• swell;
  • upper ocean turbulence;
  • restratification;
  • diurinal heating;
  • Langmuir turbulence;
  • Langmuir circulation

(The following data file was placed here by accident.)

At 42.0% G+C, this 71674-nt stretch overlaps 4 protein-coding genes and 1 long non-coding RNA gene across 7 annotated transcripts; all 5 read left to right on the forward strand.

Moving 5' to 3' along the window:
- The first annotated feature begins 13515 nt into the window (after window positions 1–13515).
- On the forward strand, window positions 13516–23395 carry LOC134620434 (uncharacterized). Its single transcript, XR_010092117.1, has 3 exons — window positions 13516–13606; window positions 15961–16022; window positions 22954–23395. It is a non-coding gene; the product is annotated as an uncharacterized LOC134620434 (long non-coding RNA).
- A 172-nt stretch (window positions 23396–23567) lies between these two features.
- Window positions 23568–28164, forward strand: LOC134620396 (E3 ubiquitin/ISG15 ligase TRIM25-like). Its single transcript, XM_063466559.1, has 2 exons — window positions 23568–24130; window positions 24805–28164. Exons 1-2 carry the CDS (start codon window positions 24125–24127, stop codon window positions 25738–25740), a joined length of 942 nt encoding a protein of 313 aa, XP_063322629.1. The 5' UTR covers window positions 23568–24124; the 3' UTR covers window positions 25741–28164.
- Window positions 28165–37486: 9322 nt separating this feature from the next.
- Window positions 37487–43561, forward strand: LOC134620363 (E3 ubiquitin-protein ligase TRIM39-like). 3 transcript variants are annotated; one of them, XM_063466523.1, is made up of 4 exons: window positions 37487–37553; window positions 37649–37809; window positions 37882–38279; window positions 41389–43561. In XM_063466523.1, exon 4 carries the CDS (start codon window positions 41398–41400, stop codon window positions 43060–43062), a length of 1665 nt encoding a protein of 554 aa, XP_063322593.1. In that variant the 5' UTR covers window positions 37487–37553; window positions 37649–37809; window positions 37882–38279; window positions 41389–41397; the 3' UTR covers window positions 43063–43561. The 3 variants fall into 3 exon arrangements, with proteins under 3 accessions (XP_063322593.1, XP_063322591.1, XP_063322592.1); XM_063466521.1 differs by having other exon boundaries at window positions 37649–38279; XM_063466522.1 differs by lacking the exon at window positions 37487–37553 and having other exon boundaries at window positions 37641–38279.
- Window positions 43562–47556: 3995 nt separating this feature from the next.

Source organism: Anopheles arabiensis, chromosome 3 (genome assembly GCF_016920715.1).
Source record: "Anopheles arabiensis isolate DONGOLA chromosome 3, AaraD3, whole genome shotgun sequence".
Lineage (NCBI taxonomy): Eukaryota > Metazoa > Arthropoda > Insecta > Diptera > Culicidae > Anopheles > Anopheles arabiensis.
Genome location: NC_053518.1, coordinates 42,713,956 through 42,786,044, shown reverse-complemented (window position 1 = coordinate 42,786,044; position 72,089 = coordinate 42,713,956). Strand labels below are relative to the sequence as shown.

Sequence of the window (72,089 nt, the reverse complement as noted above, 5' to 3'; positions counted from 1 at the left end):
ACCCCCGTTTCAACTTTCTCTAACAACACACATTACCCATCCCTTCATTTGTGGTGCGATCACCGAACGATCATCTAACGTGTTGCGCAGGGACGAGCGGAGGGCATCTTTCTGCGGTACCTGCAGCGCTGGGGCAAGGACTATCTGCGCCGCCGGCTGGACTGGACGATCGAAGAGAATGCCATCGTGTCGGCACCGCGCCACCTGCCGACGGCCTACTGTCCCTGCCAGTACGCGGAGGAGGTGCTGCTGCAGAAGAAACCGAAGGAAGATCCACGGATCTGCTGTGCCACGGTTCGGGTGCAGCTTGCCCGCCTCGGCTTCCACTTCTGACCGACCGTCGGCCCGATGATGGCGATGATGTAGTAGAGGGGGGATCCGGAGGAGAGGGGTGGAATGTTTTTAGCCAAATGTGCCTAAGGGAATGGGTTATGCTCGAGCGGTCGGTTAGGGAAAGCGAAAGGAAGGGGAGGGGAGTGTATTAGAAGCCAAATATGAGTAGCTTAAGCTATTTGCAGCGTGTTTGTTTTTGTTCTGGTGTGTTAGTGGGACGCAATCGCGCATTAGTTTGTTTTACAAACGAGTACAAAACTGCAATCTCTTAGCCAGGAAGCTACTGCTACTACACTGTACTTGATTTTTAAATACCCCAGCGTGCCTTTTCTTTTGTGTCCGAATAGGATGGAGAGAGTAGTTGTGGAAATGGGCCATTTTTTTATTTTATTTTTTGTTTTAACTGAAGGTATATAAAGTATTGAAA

[1] Diurnal restratification of the ocean surface boundary layer (OSBL) represents a competition between mixing of the OSBL and solar heating. Langmuir turbulence (LT) is a mixing process in the OSBL, driven by wind and surface waves, that transfers momentum, heat, and mass. Observations in nonequilibrium swell conditions reveal that the OSBL does not restratify despite low winds and strong solar radiation. Motivated by observations, we use large-eddy simulations of the wave-averaged Navier-Stokes equations to show that LT is capable of inhibiting diurnal restratification of the OSBL. Incoming heat is redistributed vertically by LT, forming a warmer OSBL with a nearly uniform temperature. The inhibition of restratification is not reproduced by two common Reynolds-averaged Navier-Stokes equation models, highlighting the importance of properly representing sea-state dependent LT dynamics in OSBL models.